Teaching your child to read can be a difficult task. However, giving your child a bright educational future while trying to juggle a busy life schedule is easier and cheaper than you think! The GREAT news is that it doesn’t take much time to teach your young ones the foundational skills that they need to thrive in this world. There are some simple everyday things you can do as a busy parent to get your kids off to the right start! I am a certified and licensed Elementary school teacher and I am currently going on my 12th year of teaching preschool. I’ve learned a lot and I want to share with you some little gems I have discovered as I have taught my students and while raising my 4 children. And the best part is these little gems are simple and inexpensive!
First, read to your child
The first foundational gem you can do is read to your child…even just one book, or part of a book every day will gain your child great strides in the world of reading. A child’s vocabulary and their prior knowledge increases as you read your child rich, engaging stories. Children learn and recall information better when they are able to build on knowledge they already have. When your child is presented with new problems or new information their prior knowledge influences their thinking. Not many of us have the means to travel the world and experience other cultures and environments first hand, but we all have access to the library. Taking a trip to the library can be just as exciting as taking a trip around the world. We can find rich and engaging books that will help our children experience the world second hand. The background knowledge they can gain through books will enrich their young minds. The library is such a great place to discover new exciting “free” books. Most libraries also offer story hours. This another great thing to do with your children. Check with your local library to see what programs they have to offer.
Second, teach the alphabet and sounds
The Second Foundational skill is teaching them the alphabet AND teaching them that letters make sounds. I like to tell my kids that letters are noisy and make sounds and numbers are things we count. Sometimes children have a hard time differentiating between letters and numbers. When they are still very young point out numbers and letters to them at every opportunity you have. Studies show that a bright child learns after only 30 exposures. An average child learns after 100 exposures and a child with learning delays or disabilities will take over 300 exposures to learn something new. The easiest way to introduce your child to the concept of letters is to teach them their name and start pointing out letters and sounds in their name. You can move on from there with other family or friend’s names. Point out letters in everyday life as you are at the store, park or even just driving down the road.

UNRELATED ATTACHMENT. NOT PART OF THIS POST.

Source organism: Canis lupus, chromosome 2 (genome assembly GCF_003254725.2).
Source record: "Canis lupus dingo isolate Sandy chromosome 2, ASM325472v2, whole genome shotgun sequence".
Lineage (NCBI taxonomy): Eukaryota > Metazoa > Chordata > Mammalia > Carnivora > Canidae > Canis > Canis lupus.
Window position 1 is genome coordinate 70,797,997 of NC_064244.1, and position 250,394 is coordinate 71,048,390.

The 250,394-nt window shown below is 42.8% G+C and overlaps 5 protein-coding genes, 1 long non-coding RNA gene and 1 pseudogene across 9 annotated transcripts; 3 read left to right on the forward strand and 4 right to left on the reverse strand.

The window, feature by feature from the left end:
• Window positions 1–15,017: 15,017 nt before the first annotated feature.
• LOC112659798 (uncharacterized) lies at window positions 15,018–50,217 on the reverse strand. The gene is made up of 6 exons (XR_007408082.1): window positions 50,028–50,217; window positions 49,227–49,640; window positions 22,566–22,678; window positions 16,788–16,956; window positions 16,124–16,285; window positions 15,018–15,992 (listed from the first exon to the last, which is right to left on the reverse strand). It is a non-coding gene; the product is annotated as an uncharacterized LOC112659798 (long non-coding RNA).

Third, add a structured reading plan
The third foundational skill starts after your child is familiar with most letters of the alphabet. At this point they need a more structured approach. Don’t be scared of structure, I have an easy to manage structured approach that has worked well in my busy schedule. Buy the book “Teach Your Child To Read In 100 Easy Lessons” by Siegfried Engelmann, Phyllis Haddox and Elaine Bruner. A new or used copy will cost between $5 – $20 online. The lessons take about 20 minutes and you can do 1 a week or 1 everyday depending on your child and their pace. The lessons are spelled out for you so all you have to do is read what they scripted for you that lesson. Another amazing resource that pairs very well with this program is Upstart from Waterford. If your child is preschool age you can go to their website and sign up for free. This is a truly hidden FREE gem that you should be taking advantage of! The link to their website is https://www.waterfordupstart.org.
Fourth, find a quality preschool
The fourth foundational skill your child needs is to develop social skills. Now that you have your child off to a great start academically you can help mold them into a well rounded child. Quality preschools are one of the best ways to help your child gain the social and emotional skills they need to thrive in this world. There is something wonderful about children getting grouped with peers that they otherwise would not be grouped with and teaching them how to interact with all types of children in a supervised loving environment. Preschool really does provide the best environment for children to learn how to follow rules, listen to and interact with an adult authority figure besides their parent and helps them thrive as they development independence.
In Conclusion, here are 4 ways to teach your child to read:
- Read to them
- Point out letters, sounds and numbers all around you all the time
- Buy the book “Teach Your Child To Read In 100 Easy Lessons” and set aside at least 20 minutes a week for you to do the lessons with your child and sign up for Upstart https://www.waterfordupstart.org
- Enroll your child in a quality preschool.
Easy enough?! I promise it is! And kudos to you for being proactive and wanting to give your child the best! These foundational skills will set your child up for success as they become more independent. You will be comforted and thrilled to know that they have the skills to soar in this world! They grow up so quickly so start today and I’d love to hear of your success stories!
Author Bio: Amber Taylor is a licensed elementary school teacher and is in her 12th year of teaching preschool.
Here are some great ideas for books to read to your little ones: